UK: Movable FIT option for commercial rooftops receives STA backing

The U.K.’s Department for Energy and Climate Change (DECC) has announced proposals that would allow businesses and factories that have installed a medium- to large-scale rooftop installation to move premises and take their FIT with them.

The proposals have been welcomed by the U.K.’s Solar Trade Association (STA), which has stated this issue has been one of the major barriers for the commercial solar sector in the country.

The proposals would allow companies that have invested in a rooftop solar installation greater than 50 kW to be able to continue claiming their feed-in tariff should they move premises. The consultation period on this proposal of transferable FIT payments ends on January 5, 2015, and could free up this solar sector to a raft of businesses previously reluctant to undertake such an investment that could have – in the fickle world of SMEs at least – proven short-term.

"In order to secure financing and reduce investment risk, it is so important for businesses to be eligible to take their solar installations with them if they move," said STA CEO Paul Barwell. "Over a year ago the STA identified this as one of the major barriers to more solar PV on large rooftops, so it is great that DECC is now consulting on this key issue."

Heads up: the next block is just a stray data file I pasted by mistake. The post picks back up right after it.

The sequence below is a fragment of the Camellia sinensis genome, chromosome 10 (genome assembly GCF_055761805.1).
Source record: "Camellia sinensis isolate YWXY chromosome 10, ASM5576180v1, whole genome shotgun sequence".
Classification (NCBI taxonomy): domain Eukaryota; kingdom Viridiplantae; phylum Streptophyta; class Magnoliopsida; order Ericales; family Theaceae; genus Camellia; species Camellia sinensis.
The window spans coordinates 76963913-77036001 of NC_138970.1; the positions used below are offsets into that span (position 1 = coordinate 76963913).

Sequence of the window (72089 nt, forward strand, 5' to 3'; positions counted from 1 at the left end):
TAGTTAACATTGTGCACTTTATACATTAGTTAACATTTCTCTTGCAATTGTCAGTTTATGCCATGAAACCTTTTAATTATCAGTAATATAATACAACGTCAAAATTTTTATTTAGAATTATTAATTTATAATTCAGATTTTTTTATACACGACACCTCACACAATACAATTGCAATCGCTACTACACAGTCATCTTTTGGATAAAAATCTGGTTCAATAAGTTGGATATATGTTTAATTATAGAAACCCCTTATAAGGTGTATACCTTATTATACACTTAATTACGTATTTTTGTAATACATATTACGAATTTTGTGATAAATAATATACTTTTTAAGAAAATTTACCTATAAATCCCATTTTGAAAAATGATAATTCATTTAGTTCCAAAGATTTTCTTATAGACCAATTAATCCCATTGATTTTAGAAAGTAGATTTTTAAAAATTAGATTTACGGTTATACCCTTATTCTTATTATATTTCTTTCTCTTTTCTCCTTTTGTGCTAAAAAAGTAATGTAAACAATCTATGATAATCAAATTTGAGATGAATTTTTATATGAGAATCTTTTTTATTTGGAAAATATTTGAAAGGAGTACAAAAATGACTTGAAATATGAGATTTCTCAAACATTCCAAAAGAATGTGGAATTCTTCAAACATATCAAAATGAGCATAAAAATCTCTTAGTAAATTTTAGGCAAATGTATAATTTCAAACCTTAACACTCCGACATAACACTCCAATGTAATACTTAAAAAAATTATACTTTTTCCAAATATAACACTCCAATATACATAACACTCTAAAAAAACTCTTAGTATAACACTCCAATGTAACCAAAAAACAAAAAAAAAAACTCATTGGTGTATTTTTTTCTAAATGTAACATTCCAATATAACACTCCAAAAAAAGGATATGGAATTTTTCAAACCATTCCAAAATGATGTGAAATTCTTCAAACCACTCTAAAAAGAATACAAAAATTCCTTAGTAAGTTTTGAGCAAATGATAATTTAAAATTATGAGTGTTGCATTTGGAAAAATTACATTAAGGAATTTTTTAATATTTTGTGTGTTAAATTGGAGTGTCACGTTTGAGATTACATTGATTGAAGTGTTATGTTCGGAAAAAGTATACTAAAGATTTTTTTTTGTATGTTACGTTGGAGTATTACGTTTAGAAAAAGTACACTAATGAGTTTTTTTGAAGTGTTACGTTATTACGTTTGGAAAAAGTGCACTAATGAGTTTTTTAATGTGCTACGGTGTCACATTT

The STA has also praised DECC for adapting the grace period for PV projects that may be eligible for Renewable Obligation Certificates (ROC) after the April 1 2015 date to include those struck by grid connection delays.

The initial grace period – for projects that were in the advanced stage of planning when the decision was taken in May to end the ROC scheme two years early – was previously only meant to extend for three months after the April 1 cut-off point, but STA has successfully lobbied DECC to put in place a grace period of 12 months.

"We are delighted that the government has adopted our suggested 12 month grace period on delays regarding grid connection," added Barwell. "This will allow solar farms to continue to get funding from the ROC when, through no fault of their own, there has been a delay connecting to the grid."